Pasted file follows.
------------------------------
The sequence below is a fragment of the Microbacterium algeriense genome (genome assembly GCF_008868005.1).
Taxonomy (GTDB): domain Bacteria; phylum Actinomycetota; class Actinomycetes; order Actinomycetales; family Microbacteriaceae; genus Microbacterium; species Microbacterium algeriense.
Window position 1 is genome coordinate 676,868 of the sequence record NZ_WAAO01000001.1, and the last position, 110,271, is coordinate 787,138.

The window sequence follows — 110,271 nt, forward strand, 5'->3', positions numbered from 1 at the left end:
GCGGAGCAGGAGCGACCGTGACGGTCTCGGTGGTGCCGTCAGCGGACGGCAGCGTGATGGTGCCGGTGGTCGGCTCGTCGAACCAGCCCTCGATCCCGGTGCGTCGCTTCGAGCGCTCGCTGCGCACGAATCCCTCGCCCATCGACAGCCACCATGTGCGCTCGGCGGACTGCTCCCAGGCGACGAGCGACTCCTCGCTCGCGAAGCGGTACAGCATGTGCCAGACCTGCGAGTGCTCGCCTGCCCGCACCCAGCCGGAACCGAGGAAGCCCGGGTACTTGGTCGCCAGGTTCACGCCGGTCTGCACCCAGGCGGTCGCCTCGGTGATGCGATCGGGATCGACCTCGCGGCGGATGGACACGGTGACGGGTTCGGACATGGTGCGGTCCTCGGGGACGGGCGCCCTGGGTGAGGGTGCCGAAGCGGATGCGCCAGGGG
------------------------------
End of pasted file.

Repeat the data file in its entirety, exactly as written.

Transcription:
The sequence below is a fragment of the Microbacterium algeriense genome (genome assembly GCF_008868005.1).
Taxonomy (GTDB): domain Bacteria; phylum Actinomycetota; class Actinomycetes; order Actinomycetales; family Microbacteriaceae; genus Microbacterium; species Microbacterium algeriense.
Window position 1 is genome coordinate 676,868 of the sequence record NZ_WAAO01000001.1, and the last position, 110,271, is coordinate 787,138.

The window sequence follows — 110,271 nt, forward strand, 5'->3', positions numbered from 1 at the left end:
GCGGAGCAGGAGCGACCGTGACGGTCTCGGTGGTGCCGTCAGCGGACGGCAGCGTGATGGTGCCGGTGGTCGGCTCGTCGAACCAGCCCTCGATCCCGGTGCGTCGCTTCGAGCGCTCGCTGCGCACGAATCCCTCGCCCATCGACAGCCACCATGTGCGCTCGGCGGACTGCTCCCAGGCGACGAGCGACTCCTCGCTCGCGAAGCGGTACAGCATGTGCCAGACCTGCGAGTGCTCGCCTGCCCGCACCCAGCCGGAACCGAGGAAGCCCGGGTACTTGGTCGCCAGGTTCACGCCGGTCTGCACCCAGGCGGTCGCCTCGGTGATGCGATCGGGATCGACCTCGCGGCGGATGGACACGGTGACGGGTTCGGACATGGTGCGGTCCTCGGGGACGGGCGCCCTGGGTGAGGGTGCCGAAGCGGATGCGCCAGGGG